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Alarmed by reports of computers being hacked in the United States, including at major corporations, U.S. Sen. Sheldon Whitehouse took to the Senate floor in June to call for a heightened campaign against cyber-crime.
The country’s increasing dependence on the Internet, he said, "allows criminals, terrorists and hostile nations to exploit cyberspace to attack America, to invade our privacy, to loot our intellectual property and to expose America’s core critical infrastructure to cybersabotage."
Whitehouse, a Democrat, went on to say, "Some criminals have learned how to spy on Americans, hacking into our home computers and looking out through the video camera attached to the screen."
We nervously glanced at our webcam, wondering if anyone was watching, and just to be safe covered our mouth when we asked, "Is that true?"
Then we reached out to several technology experts to ask whether hackers can seize control of our home computers and secretly keep a digital eye on us.
"Yes, it’s absolutely possible to do," said David Sherry, chief information security officer for Brown University and former vice president of information security for Citizens Financial Group. "It’s actually quite easy to do. It’s really nothing new."
The know-how has been around since 1998, said Sherry, ever since a group of hackers calling itself the Cult of the Dead Cow designed software that, once downloaded, could be used to control a computer remotely. With the proliferation of webcam-equipped laptops, the potential pool of voyeur victims has swelled immensely, he said.
Adam Wosotowsky, a principal engineer at McAfee, a company that sells anti-virus and anti-malware products, agreed. Home computer users can be victimized by hackers who deploy software to exploit unprotected machines, he said.
"So if they have a webcam, then you can take advantage of it," said Wosotowsky.
How is it done? Typically, when computer operators click on a file, link or pop-up window created by a hacker, they could inadvertently install malicious software on their hard drives. That opens the door for hackers to control victims’ computers remotely.
Just because something is possible doesn’t mean people are actually doing it. So we searched for examples of webcam wrongdoing.
We learned of several cases.
An Ohio man who was a registered sexual offender reportedly got 25 years in prison in 2007 for charges that included hacking into minors’ webcams and secretly watching and recording them in their homes, according to InformationWeek.
A disturbing case took place in Texas in 2004. While instant messaging with a friend, a 15-year-old girl suddenly realized that her words weren’t her own. They were vulgar and clearly the work of a hacker. It became clear that the hacker was manipulating her webcam too when he sent a message complimenting her shirt. [He apparently was using the microphone too since he sent messages quoting things that had been said aloud in her home.]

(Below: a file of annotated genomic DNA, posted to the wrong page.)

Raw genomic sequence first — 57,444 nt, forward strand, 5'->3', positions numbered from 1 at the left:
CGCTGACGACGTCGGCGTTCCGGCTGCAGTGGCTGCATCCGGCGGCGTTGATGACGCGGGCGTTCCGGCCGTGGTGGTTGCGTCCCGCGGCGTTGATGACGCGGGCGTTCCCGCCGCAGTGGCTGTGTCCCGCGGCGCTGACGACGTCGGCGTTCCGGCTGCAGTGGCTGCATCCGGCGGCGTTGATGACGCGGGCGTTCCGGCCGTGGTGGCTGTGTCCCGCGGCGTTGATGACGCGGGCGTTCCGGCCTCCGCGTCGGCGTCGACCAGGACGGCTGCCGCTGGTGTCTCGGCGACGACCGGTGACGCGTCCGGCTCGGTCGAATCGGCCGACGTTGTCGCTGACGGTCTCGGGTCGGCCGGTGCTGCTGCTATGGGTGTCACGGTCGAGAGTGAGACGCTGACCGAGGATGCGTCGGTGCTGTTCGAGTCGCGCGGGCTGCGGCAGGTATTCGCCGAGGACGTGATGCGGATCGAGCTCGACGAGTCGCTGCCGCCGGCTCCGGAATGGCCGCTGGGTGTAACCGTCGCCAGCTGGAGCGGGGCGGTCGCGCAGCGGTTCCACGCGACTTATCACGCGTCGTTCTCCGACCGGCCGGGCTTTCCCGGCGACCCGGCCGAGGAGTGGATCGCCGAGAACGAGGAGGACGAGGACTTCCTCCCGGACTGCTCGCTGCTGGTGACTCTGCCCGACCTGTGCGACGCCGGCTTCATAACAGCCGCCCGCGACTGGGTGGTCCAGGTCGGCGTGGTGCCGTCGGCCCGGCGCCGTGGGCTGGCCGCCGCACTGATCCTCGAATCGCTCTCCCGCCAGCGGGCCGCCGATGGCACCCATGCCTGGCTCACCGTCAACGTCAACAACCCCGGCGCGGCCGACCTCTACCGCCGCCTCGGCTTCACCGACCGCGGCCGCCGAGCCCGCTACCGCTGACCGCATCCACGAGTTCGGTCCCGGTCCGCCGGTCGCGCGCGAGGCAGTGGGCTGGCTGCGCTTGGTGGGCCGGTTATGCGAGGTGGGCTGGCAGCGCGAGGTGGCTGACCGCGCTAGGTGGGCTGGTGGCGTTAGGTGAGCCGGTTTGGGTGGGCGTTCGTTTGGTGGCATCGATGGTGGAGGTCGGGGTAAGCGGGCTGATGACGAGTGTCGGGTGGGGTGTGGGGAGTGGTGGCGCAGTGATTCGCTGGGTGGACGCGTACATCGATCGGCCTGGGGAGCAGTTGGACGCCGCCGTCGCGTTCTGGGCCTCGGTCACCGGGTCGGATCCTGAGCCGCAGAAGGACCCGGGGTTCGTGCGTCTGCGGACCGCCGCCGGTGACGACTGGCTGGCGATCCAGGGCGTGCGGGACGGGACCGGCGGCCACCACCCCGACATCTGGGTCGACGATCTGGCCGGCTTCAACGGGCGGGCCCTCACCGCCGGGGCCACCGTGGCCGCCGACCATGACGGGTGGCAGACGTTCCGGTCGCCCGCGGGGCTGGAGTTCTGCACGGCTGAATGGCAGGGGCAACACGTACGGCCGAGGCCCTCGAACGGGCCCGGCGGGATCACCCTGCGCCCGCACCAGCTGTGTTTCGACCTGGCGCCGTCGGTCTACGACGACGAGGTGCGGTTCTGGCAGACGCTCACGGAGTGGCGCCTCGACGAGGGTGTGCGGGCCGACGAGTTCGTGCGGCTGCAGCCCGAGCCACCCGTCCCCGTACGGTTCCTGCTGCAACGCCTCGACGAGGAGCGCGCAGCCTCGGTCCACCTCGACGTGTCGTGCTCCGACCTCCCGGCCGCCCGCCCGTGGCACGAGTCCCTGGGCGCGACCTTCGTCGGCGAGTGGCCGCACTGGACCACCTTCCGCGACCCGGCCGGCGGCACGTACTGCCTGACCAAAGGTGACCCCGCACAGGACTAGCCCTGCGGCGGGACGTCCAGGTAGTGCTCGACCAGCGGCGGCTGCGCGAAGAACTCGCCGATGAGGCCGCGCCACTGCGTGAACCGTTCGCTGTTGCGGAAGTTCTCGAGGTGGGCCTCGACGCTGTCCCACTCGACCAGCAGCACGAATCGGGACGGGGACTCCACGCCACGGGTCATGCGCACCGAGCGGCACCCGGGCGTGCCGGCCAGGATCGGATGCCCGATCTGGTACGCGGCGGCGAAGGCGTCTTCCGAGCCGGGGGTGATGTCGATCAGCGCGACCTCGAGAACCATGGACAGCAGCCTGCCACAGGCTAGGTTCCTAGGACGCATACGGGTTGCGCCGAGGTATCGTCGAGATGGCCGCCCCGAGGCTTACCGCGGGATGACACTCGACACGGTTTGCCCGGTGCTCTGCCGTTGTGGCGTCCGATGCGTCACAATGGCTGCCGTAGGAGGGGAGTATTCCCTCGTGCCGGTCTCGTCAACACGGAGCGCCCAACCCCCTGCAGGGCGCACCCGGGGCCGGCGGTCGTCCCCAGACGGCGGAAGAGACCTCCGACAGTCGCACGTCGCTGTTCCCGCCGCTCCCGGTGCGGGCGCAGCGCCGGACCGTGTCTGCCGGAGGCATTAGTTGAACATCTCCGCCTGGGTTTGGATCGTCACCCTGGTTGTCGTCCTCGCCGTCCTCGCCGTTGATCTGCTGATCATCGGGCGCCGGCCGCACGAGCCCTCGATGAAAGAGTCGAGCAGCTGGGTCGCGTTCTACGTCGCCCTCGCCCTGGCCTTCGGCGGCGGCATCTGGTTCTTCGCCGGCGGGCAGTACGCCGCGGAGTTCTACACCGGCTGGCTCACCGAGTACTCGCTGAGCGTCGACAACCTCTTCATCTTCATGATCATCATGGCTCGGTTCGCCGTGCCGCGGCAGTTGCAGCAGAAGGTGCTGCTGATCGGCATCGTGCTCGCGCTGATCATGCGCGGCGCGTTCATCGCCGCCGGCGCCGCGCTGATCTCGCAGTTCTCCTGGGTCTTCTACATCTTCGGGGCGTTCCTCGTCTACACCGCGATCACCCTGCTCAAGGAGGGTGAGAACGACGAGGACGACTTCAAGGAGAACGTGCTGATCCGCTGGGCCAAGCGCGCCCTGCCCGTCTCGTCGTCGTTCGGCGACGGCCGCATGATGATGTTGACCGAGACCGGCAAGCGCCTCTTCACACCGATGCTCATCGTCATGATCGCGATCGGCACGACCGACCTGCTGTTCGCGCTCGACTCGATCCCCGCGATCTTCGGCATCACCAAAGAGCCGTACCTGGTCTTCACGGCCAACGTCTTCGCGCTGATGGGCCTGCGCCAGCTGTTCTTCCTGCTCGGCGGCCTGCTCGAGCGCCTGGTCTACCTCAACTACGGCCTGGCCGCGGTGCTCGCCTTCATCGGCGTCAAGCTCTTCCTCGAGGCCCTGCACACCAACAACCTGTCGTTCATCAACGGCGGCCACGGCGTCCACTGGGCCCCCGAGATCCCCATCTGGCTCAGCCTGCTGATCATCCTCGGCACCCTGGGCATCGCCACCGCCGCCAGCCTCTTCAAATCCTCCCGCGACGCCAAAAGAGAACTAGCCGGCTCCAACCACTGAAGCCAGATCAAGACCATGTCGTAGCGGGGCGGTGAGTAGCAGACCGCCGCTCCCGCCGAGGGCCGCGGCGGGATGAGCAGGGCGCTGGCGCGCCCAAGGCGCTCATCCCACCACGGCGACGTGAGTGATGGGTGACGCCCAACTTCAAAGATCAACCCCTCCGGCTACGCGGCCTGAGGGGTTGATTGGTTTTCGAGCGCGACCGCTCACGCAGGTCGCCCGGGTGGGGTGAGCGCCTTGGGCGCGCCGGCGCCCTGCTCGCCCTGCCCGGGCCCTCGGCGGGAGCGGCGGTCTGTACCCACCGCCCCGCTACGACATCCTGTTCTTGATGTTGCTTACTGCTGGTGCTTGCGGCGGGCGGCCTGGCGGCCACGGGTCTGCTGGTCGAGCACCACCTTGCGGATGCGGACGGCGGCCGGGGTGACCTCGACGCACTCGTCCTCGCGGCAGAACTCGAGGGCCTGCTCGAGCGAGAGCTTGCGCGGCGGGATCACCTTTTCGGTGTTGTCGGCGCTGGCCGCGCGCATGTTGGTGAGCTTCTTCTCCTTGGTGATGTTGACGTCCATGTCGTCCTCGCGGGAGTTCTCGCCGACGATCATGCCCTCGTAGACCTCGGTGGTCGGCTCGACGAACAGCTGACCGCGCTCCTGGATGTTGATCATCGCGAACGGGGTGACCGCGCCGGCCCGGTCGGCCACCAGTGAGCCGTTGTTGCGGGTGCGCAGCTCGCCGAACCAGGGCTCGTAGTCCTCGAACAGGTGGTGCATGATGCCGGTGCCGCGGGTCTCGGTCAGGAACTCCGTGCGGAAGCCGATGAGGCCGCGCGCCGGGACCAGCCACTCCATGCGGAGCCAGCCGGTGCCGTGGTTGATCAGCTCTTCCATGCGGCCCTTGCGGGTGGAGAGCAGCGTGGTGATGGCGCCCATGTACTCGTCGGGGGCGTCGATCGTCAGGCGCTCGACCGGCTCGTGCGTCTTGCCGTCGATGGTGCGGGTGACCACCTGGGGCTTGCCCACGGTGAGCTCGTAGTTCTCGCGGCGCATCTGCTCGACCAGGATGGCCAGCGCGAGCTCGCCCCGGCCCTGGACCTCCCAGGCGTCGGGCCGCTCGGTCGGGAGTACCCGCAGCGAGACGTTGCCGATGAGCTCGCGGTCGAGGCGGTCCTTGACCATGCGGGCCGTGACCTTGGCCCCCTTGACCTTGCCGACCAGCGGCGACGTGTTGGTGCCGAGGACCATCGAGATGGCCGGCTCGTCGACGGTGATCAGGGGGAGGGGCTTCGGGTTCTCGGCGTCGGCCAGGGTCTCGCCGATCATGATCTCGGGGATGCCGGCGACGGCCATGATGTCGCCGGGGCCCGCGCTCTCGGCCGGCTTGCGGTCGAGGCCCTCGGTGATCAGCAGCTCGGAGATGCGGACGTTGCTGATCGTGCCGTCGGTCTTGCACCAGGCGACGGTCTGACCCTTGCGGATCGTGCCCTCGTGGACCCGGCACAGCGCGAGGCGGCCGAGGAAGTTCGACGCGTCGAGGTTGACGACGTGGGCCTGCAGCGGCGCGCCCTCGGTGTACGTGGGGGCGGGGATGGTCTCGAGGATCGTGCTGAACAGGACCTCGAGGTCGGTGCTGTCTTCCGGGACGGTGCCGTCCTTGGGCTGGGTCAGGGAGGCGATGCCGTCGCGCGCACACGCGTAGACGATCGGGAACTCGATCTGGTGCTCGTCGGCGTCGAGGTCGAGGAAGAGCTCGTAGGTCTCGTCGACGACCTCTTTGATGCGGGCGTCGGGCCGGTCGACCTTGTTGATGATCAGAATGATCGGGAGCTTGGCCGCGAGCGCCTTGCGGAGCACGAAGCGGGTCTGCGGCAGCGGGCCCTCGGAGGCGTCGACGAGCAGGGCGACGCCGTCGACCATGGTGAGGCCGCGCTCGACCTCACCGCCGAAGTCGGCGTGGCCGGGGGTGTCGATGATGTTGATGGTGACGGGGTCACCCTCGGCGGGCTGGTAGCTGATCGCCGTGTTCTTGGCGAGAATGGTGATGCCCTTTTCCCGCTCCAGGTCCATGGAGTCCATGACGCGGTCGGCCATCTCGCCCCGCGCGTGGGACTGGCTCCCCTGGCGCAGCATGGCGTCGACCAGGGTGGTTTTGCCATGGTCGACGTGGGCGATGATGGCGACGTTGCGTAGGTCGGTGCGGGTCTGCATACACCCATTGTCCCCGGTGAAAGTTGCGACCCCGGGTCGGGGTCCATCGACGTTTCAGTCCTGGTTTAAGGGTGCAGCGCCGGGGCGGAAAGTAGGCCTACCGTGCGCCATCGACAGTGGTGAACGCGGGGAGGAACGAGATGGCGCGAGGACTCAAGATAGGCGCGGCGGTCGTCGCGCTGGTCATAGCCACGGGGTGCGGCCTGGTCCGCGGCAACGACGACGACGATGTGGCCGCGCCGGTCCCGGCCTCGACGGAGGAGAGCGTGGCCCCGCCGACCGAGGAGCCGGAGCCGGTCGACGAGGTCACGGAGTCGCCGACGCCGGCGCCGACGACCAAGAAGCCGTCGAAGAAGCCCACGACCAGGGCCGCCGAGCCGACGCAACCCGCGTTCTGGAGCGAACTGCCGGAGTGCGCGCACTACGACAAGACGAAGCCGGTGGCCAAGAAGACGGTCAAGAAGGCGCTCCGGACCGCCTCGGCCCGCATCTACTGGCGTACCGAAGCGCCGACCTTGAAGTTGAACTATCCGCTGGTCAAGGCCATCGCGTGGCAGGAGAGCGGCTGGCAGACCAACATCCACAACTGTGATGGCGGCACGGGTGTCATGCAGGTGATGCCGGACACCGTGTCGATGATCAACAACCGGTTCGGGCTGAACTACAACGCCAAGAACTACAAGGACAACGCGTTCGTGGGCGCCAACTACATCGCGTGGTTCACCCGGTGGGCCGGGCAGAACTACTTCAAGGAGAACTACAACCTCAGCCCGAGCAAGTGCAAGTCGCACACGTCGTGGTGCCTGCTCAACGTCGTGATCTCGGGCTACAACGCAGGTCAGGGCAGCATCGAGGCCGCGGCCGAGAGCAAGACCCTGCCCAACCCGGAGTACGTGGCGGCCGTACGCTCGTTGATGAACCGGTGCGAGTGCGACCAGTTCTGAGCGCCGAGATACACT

The FBI informed us of a 2010 case in California in which a 31-year-old man posed on a social networking site as a friend of teenage girls. By persuading them to download a song, he infected their computers.
Soon, he could stealthily search hard drives of hundreds of computers for explicit photos and videos. When he found such material, he demanded his victims send more explicit material or he would expose them. He also was "occasionally successful" controlling webcams to catch his victims in intimate situations.
Eric Strom, unit chief within the FBI’s cyberdivision, said that while the technology exists to manipulate people’s webcams, that’s not what most criminals are interested in. For instance, the same man who victimized the California girl also used a "keylogger" program to monitor keystrokes and steal credit card numbers and other personal information, he said.
"They are looking for financial gain," said Strom.
Still, he said he’s noticed in airports more people "taping up their webcams." That’s a simple step experts recommend to prevent webcam spying, as well as placing objects in front of the camera. If the webcam light comes on when you’re not using it, that’s a telltale sign it’s being operated remotely, they say.
Sherry, at Brown University, recommends updating operating systems, keeping firewalls turned on and maintaining antivirus protection that also fights malware and spyware. If you rely on wireless connections to the Internet, he said, ensure that security settings are at the highest level and, when using unprotected public wireless sites, do not conduct sensitive transactions. Also, avoid clicking on anything suspicious.
"This is something that can easily be prevented," he said.
So let’s return to the senator’s claim that hackers are spying on people through their webcams.
The experts say that the technology is readily available for hackers to seize control of home computers, including webcams. And while such cases are seemingly rare, law enforcement officials have arrested people in cases that involved webcam hacking to "spy on Americans," the phrase Whitehouse used.
Before we issue our ruling, rest assured of one thing: No one has ever hacked the Truth-O-Meter. We rate this claim True.
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YouTube.com, Sheldon Whitehouse speech on the floor of the U.S. Senate, June 16, 2011.
InformationWeek, "Ohio man gets 25 years for hacking into webcams," July 12, 2007.
Slate.com, "I see you typing," accessed June 22, 2010.
PCWorld.com, "Botnet spammer’s sentence: 18 months," Nov. 28, 2010.
FBI, "Orange County man suspected of hacking computers," accessed July 6, 2011.
Click2Houston.com, "Hacker uses webcam to spy on family," acessed May 19, 2004.
Interview, David Sherry, chief information security officer for Brown University, July 6, 2011.
Email, Adam Wosotowsky, principal engineer at McAfee Labs, sent June 29, 2011.
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